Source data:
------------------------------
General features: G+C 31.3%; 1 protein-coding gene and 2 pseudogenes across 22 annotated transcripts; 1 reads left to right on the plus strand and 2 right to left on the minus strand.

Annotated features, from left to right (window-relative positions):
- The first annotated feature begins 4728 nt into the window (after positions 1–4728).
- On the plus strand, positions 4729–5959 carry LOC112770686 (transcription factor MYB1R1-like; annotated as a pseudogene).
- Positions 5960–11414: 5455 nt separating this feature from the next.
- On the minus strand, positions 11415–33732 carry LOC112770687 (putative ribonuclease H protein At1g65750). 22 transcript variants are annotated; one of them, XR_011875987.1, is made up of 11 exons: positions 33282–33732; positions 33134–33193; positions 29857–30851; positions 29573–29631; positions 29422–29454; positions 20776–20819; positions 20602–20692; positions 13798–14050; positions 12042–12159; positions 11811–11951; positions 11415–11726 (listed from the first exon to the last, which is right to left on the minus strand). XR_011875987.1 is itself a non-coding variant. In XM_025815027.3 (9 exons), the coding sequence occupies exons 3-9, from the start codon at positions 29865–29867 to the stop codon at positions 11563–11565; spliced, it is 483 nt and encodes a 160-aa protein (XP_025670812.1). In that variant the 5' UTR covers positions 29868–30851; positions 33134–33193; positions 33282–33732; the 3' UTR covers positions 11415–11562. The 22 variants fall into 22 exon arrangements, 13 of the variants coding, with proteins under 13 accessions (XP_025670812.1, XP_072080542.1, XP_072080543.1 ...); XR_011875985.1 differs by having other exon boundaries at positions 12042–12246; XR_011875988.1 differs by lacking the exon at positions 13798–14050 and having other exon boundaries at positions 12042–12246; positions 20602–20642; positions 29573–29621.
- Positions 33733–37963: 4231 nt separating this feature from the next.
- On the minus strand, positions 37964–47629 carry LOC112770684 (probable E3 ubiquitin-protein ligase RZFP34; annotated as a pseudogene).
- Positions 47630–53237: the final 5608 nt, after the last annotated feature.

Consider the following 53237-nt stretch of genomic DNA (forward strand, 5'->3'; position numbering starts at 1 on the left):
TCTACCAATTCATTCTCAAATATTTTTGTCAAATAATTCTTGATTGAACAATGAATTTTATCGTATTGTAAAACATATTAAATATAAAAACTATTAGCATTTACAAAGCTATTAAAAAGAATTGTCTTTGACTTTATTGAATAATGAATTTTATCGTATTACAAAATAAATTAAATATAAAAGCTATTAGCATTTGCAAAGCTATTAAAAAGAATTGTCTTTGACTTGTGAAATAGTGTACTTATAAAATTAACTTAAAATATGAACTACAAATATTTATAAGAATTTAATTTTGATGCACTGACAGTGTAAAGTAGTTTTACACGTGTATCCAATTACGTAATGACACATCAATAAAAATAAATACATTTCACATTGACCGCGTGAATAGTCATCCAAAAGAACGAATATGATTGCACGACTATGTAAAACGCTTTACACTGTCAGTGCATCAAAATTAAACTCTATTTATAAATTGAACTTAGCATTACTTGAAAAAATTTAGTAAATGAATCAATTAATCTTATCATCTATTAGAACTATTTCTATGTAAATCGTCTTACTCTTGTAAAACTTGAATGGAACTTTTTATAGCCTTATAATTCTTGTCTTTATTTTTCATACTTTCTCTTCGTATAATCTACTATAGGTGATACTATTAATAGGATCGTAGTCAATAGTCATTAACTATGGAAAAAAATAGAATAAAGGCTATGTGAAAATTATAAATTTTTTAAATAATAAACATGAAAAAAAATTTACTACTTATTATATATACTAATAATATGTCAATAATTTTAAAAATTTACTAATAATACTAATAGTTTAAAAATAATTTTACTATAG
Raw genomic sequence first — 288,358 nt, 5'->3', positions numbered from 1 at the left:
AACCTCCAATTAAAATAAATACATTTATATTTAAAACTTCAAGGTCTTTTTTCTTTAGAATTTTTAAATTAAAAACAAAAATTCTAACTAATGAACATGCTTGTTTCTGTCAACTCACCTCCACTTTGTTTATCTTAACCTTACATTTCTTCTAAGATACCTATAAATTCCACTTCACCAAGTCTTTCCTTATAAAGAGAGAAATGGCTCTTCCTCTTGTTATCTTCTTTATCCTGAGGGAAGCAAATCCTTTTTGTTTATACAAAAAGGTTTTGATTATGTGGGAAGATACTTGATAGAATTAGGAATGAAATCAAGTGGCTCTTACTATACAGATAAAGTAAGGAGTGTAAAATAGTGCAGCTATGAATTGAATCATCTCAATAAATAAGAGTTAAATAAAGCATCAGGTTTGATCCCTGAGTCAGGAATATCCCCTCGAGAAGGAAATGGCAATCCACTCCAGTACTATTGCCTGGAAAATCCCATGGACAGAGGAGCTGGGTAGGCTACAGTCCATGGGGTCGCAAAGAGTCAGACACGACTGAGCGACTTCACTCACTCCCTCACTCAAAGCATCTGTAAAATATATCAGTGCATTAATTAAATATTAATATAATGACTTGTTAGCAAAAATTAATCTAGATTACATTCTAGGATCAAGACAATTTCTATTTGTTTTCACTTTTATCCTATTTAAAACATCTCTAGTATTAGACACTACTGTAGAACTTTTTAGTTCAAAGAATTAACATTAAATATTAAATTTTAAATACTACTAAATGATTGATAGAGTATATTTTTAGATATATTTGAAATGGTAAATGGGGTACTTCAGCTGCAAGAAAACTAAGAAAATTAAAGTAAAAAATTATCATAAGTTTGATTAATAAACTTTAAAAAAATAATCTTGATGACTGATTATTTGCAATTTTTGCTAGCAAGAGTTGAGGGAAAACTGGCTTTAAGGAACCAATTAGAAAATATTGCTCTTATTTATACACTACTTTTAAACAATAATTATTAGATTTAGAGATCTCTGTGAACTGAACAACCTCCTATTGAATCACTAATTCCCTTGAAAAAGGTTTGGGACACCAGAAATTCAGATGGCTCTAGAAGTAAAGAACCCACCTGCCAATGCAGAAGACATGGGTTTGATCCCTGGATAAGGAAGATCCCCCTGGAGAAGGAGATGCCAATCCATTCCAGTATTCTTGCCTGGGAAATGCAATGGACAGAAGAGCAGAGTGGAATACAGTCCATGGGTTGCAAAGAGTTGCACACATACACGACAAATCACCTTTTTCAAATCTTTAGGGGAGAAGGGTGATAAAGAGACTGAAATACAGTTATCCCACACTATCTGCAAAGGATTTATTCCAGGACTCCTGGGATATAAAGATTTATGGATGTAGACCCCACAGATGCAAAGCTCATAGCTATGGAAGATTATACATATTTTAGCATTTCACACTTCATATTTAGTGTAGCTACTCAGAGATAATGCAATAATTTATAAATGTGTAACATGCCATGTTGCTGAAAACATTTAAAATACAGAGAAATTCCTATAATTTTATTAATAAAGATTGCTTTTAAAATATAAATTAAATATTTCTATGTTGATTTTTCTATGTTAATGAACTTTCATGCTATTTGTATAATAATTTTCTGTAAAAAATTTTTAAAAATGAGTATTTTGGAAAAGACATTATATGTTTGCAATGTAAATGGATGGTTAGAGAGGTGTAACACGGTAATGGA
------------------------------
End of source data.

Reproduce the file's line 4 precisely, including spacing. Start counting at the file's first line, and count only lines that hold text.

- On the plus strand, positions 4729–5959 carry LOC112770686 (transcription factor MYB1R1-like; annotated as a pseudogene).